Carroll worked diligently with one of his quarterbacks when he was coaching in New England to bolster what remaining confidence the player had.

  • “We worked hard with Jimmy, and as part of our process we made sure we engineered opportunities that helped him succeed.”

“Practice is everything”

Although competing like a champion is Carroll’s central theme, “competition” applies equally to training and practice. After all, no matter how great a competitor you are on game day, the ceiling of your ability is determined by what you are doing in practice.

  • “How we practice defines who we are.”
  • “It is not only something we have to do in order to compete, but our practice is a competitive activity in and of itself.”
  • “A player who is fully prepared on the practice field will feel ready to meet whatever comes his way on game day and thus, feel more confident and able to minimize distractions of fear or doubt.”

No complaining.

Carroll’s philosophy included three simple rules that would help govern the mindset and behavior of his athletes. Among them was no complaining. The language we use with ourselves influences our behavior and actions.

Research has found that if you tell yourself a hard workout is going to really hurt, you are going to be more sore than if you tell yourself it’s going to be hard but you are up to the challenge.

  • “I strongly believe in the power of intentions and wanted everyone in the program to speak in the affirmative.”
  • “Whereas a negative mentality attracts negative thoughts, a positive approach creates the power of possibilities.”
  • “What you expect is usually what you get.”

Effort is the barometer of success.

During practices, assistant coaches were told to stay on top of the effort of athletes during drills and scrimmages. Results were secondary; effort was the priority. This usually meant matching up players of similar ability to insure that they would go all-out.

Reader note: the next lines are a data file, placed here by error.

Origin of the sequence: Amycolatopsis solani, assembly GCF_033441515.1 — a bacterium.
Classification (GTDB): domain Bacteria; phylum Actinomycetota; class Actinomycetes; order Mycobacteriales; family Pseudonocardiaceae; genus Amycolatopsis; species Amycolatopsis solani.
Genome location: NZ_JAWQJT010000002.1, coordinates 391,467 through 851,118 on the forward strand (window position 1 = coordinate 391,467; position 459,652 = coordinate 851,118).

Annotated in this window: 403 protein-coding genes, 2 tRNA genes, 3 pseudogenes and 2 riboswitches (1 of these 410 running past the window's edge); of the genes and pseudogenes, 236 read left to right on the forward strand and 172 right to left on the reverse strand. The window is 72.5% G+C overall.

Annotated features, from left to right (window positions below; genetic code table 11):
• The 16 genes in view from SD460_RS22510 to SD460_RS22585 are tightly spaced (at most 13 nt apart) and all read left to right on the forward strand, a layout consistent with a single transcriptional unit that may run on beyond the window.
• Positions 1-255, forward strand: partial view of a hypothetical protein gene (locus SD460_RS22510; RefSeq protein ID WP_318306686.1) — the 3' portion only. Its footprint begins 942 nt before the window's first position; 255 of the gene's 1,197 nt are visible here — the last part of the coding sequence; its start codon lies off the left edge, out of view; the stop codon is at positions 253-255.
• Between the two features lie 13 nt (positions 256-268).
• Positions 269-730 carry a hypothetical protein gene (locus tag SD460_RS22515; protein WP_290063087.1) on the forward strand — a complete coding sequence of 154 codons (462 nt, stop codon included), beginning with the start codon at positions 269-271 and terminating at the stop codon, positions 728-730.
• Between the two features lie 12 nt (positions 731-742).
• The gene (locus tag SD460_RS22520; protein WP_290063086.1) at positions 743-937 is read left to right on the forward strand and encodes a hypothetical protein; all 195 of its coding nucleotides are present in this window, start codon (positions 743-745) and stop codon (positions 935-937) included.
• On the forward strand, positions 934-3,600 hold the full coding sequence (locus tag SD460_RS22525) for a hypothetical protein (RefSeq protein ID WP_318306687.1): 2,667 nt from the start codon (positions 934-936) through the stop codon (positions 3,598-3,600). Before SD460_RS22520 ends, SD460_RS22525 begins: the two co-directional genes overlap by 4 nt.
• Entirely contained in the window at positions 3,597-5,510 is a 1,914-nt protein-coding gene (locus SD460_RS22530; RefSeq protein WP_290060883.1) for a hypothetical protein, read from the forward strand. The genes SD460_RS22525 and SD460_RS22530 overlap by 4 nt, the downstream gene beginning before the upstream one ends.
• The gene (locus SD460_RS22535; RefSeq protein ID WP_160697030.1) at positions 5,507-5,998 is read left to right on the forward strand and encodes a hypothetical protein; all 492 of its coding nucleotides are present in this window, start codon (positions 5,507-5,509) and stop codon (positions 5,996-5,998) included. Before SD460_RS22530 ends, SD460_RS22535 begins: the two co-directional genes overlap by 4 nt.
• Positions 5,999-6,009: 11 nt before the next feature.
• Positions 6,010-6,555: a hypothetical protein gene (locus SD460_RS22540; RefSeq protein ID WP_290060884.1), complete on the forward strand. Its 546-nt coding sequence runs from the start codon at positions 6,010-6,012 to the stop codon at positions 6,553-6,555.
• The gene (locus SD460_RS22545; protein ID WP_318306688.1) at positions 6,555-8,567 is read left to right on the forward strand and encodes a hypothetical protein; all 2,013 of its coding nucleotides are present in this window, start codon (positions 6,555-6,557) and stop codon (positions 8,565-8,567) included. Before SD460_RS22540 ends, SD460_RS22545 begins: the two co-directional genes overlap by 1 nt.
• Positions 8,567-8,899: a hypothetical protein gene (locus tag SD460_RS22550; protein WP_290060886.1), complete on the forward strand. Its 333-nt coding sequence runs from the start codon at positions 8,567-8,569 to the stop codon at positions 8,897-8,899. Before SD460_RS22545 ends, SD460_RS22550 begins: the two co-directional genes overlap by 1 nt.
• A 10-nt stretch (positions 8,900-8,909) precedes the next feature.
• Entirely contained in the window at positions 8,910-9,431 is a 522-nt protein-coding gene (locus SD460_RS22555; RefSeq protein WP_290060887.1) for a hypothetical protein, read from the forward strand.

• “One of the reminders for our coaches was to ‘critique effort first.’”
  • “Put them in actual situations where they must
  • “There are no choices: you’re either competing or you’re not!”

Maintain an element of surprise and curiosity.

High-level coaches are excellent at keeping things fresh and interesting for athletes.

Phil Jackson, the legendary Bulls and Lakers coach and winner of an unprecedented 11 NBA championships, made a point to keep workouts fresh to keep his players engaged.

Although Carroll was very serious about the work they were doing, he made a point to keep it fun and engaging.

  • “Part of our job as teachers is to entertain and surprise our students. Remember, the idea is to keep them fascinated with what’s going on, so they keep coming back, wondering what will happen next.”

Prepare so that you don’t fear the game.

Preparation cuts down on a lot of the pre-competition anxiety that happens with athletes. When you’ve run the route 500 times in practice, doing it once in a game doesn’t seem so challenging.

  • “I’ve learned that possibly the greatest detractor from high performance is fear: fear that you are not prepared, fear that you are in over your head, fear that you are not worthy, and ultimately, fear of failure. If you can eliminate that fear—not through arrogance or just wishing difficulties away, but through hard work and preparation, you will put yourself in an incredibly powerful position to take on the challenges you face.”

Set high expectations.

One of the jobs as a coach and leader is to show how capable an athlete is. To help them manage some of the imposter syndrome and fear of failure that is inherent when trying to make progress, improve, and compete.

Of course, this doesn’t mean creating expectations that are unrealistic or fly in the face of the athlete’s skills, talent, and preparation.

  • “More often than not, people will live up to the expectations you set for them, and when it comes to our players, we set those expectations extremely high from their first day in the program.”
  • “If those expectations are unrealistic… we are just setting up our players to fail.”

Learn from your mistakes…

But avoid the urge to dwell on them. Because no matter how much you fixate on them, not matter how much you want to beat yourself up for a bad loss or a big mistakes, it’s wasted energy and focus.

  • “We never dragged the past along with us, because the past is not a place where we can compete.”

Win Forever: Live, Work, and Play Like a Champion by Pete Carroll (Book Summary)Where to Buy Win Forever by Pete Carroll

Paperback (Amazon) | Kindle 


More Resources:

Lead Like a Champion: 5 Must-Read Books for Coaches. These are my favorite five books for coaches and leaders from some of the top coaching minds on the planet.

Check out this list of my favorite mental toughness books for athletes.